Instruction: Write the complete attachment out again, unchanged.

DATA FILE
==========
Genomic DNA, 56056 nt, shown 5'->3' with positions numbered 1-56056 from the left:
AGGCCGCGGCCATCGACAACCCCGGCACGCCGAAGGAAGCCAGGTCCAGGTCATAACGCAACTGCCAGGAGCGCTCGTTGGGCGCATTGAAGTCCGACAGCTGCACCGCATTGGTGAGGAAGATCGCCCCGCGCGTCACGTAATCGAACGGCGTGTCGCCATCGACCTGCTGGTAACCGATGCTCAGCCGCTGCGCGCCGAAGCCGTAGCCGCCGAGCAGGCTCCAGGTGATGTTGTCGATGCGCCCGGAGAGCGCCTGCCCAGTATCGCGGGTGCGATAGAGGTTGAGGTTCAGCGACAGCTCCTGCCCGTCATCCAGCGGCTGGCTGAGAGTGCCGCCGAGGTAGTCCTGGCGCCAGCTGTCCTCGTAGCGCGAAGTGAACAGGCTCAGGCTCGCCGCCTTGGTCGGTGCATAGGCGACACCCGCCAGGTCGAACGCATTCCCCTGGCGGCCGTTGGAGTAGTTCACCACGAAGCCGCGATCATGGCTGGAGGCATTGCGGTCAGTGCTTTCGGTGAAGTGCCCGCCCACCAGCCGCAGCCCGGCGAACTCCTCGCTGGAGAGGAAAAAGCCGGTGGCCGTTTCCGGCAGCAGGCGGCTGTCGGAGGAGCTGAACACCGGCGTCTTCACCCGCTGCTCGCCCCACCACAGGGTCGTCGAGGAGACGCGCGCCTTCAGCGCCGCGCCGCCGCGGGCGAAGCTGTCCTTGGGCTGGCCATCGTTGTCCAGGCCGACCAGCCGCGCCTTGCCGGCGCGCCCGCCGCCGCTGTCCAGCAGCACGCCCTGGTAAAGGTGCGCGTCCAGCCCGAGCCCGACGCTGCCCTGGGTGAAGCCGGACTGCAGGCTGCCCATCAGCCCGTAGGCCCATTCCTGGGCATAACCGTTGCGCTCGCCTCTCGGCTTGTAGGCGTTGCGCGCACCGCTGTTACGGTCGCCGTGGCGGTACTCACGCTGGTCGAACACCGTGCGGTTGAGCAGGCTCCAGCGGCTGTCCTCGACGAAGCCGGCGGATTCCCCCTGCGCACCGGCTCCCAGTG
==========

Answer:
Genomic DNA, 56056 nt, shown 5'->3' with positions numbered 1-56056 from the left:
AGGCCGCGGCCATCGACAACCCCGGCACGCCGAAGGAAGCCAGGTCCAGGTCATAACGCAACTGCCAGGAGCGCTCGTTGGGCGCATTGAAGTCCGACAGCTGCACCGCATTGGTGAGGAAGATCGCCCCGCGCGTCACGTAATCGAACGGCGTGTCGCCATCGACCTGCTGGTAACCGATGCTCAGCCGCTGCGCGCCGAAGCCGTAGCCGCCGAGCAGGCTCCAGGTGATGTTGTCGATGCGCCCGGAGAGCGCCTGCCCAGTATCGCGGGTGCGATAGAGGTTGAGGTTCAGCGACAGCTCCTGCCCGTCATCCAGCGGCTGGCTGAGAGTGCCGCCGAGGTAGTCCTGGCGCCAGCTGTCCTCGTAGCGCGAAGTGAACAGGCTCAGGCTCGCCGCCTTGGTCGGTGCATAGGCGACACCCGCCAGGTCGAACGCATTCCCCTGGCGGCCGTTGGAGTAGTTCACCACGAAGCCGCGATCATGGCTGGAGGCATTGCGGTCAGTGCTTTCGGTGAAGTGCCCGCCCACCAGCCGCAGCCCGGCGAACTCCTCGCTGGAGAGGAAAAAGCCGGTGGCCGTTTCCGGCAGCAGGCGGCTGTCGGAGGAGCTGAACACCGGCGTCTTCACCCGCTGCTCGCCCCACCACAGGGTCGTCGAGGAGACGCGCGCCTTCAGCGCCGCGCCGCCGCGGGCGAAGCTGTCCTTGGGCTGGCCATCGTTGTCCAGGCCGACCAGCCGCGCCTTGCCGGCGCGCCCGCCGCCGCTGTCCAGCAGCACGCCCTGGTAAAGGTGCGCGTCCAGCCCGAGCCCGACGCTGCCCTGGGTGAAGCCGGACTGCAGGCTGCCCATCAGCCCGTAGGCCCATTCCTGGGCATAACCGTTGCGCTCGCCTCTCGGCTTGTAGGCGTTGCGCGCACCGCTGTTACGGTCGCCGTGGCGGTACTCACGCTGGTCGAACACCGTGCGGTTGAGCAGGCTCCAGCGGCTGTCCTCGACGAAGCCGGCGGATTCCCCCTGCGCACCGGCTCCCAGTG